Faith-healing parents refuse to seek medical attention as preemie newborn dies of breathing complications

An Oregon couple who looked towards faith healing as their premature newborn daughter died from breathing complications will spend the next  six years in prison, a judge ordered on Monday.

Sarah Elaine Mitchell, 25, and Travis Lee Mitchell, 22, members of Followers of Christ Church, gave birth to twin girls in March 2017 with others from the congregation in attendance. Within hours, one of the babies, named Ginnifer, died, leading the church elder to call the medical examiner, according to KPTV.

The medical examiner recommended that the surviving newborn receive medical attention. The family ignored the recommendation to seek help for the other baby girl until law enforcement got involved. reported the medical examiner found Ginnifer’s death was caused by complications of prematurity. The newborn’s lungs appeared to be “airless” when she suffered from acute respiratory distress syndrome, the medical examiner wrote.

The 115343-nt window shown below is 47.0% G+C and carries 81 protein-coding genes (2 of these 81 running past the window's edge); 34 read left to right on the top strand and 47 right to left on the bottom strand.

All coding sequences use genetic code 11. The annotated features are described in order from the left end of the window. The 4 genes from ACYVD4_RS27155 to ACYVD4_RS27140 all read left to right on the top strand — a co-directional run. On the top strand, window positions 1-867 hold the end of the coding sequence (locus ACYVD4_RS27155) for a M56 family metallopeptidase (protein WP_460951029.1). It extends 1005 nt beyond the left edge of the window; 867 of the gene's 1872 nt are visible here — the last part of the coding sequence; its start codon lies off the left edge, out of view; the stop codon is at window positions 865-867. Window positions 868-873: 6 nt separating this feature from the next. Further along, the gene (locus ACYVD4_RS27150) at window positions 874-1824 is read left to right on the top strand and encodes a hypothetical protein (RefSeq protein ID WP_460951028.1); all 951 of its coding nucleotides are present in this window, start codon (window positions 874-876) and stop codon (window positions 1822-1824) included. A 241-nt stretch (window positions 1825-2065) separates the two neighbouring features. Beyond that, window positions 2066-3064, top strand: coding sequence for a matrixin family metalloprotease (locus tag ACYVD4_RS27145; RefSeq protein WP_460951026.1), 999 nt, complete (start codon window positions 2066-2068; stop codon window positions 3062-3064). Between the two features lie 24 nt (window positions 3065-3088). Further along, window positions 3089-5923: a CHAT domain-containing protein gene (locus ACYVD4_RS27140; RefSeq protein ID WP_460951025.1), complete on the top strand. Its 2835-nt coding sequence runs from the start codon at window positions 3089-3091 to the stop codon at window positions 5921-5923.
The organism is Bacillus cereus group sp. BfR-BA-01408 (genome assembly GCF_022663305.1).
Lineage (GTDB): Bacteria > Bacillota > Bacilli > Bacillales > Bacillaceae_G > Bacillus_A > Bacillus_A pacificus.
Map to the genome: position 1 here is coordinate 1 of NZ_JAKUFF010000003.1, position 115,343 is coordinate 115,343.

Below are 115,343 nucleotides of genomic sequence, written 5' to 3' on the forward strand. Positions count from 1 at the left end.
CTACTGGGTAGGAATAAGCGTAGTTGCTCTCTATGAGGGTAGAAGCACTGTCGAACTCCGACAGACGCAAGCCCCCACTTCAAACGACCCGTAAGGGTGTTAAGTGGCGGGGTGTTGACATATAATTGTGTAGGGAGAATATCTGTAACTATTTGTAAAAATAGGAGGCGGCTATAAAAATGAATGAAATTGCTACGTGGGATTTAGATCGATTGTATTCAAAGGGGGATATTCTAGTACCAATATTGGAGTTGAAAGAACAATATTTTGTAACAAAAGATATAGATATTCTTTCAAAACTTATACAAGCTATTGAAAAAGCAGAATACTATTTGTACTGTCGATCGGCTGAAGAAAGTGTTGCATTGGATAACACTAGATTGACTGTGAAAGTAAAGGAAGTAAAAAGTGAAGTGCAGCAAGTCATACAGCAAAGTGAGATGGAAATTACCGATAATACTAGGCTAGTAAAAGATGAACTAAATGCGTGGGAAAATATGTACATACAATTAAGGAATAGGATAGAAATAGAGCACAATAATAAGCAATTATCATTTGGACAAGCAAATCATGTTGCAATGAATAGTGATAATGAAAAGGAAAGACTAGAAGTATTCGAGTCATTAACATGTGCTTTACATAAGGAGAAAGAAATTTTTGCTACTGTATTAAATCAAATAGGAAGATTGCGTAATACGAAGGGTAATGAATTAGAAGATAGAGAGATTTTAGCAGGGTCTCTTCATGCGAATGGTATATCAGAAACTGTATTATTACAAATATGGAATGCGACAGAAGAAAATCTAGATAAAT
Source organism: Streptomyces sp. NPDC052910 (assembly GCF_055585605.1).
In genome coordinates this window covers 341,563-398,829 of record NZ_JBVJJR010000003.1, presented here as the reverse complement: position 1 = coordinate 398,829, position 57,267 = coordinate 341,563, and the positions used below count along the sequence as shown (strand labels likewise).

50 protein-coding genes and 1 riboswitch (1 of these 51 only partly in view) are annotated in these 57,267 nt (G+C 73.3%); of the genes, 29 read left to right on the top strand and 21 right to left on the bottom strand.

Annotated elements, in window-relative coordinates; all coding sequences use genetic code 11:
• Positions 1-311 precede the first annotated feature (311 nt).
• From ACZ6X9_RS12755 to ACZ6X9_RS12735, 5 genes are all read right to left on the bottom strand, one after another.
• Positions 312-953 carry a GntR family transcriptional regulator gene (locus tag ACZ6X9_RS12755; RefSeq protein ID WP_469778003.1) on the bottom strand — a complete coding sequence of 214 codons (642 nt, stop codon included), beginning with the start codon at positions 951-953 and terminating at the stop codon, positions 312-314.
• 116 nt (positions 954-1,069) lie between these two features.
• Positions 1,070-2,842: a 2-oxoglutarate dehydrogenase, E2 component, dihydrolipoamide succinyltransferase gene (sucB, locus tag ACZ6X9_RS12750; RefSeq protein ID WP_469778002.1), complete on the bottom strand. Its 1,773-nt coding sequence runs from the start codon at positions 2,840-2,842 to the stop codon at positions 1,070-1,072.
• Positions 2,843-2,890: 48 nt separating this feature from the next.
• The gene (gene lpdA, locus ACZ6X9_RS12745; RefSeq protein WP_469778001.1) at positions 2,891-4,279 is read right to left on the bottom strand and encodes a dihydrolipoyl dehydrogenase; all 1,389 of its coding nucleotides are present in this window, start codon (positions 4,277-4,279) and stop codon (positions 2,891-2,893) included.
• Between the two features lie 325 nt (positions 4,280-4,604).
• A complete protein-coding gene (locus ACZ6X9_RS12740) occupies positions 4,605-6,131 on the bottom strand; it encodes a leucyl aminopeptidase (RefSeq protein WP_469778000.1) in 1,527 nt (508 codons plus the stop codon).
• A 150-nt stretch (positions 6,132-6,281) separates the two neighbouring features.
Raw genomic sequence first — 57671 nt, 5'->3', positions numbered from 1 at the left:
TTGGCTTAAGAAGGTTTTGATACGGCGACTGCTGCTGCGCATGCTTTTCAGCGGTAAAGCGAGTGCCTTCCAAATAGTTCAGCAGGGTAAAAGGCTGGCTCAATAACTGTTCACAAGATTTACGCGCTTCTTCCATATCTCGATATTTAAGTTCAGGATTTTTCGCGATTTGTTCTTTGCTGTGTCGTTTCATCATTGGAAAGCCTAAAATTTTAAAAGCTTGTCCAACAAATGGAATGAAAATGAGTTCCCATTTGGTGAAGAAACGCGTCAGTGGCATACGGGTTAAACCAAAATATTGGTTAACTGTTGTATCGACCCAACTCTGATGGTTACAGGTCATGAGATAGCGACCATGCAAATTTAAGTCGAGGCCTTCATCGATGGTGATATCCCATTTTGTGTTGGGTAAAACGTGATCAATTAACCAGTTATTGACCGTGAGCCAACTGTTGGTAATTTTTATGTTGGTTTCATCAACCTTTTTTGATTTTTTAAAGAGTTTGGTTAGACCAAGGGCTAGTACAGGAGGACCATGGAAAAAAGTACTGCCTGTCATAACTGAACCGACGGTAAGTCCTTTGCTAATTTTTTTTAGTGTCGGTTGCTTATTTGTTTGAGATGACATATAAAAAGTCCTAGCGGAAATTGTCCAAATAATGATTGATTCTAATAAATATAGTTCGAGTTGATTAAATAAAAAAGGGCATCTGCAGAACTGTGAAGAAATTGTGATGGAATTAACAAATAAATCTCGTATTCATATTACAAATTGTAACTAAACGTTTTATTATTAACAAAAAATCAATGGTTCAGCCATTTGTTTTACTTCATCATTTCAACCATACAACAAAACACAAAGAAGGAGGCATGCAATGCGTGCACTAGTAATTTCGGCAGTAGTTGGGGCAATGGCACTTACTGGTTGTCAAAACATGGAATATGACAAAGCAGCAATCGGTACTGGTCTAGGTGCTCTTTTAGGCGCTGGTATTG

KPTV noted that Sarah’s sister, Shannon Hickman, and her husband, Dale Hickman, were convicted of manslaughter in 2011 after their newborn son died under similar circumstances.

READ More: Faith-healing family charged with murder when newborn dies hours after birth

Monday’s sentence was handed down after Sarah and Travis pleaded guilty to negligent homicide and criminal mistreatment. According to, Sarah read a statement in court urging “everyone in the church should always seek adequate medical care for our children.”‘

Sarah’s father signed the statement. As mandated by the plea agreement, the document will be posted inside the church for all to read.

Their now-16-month-old daughter remains in foster care but visited her parents during their incarceration.

“These are senseless and avoidable deaths, and we keep asking ourselves what will it take” to convince others in the church to get the right medical care for their children, Senior Deputy District Attorney Bryan Brock said,

The district attorney also said he hopes the Mitchells’ story will show church members that they can “seek medical attention and prayer. They’re not mutually exclusive.”

[Featured Image: Sarah Elaine Mitchell, Travis Lee Mitchell/Clackamas County Sheriff’s Office]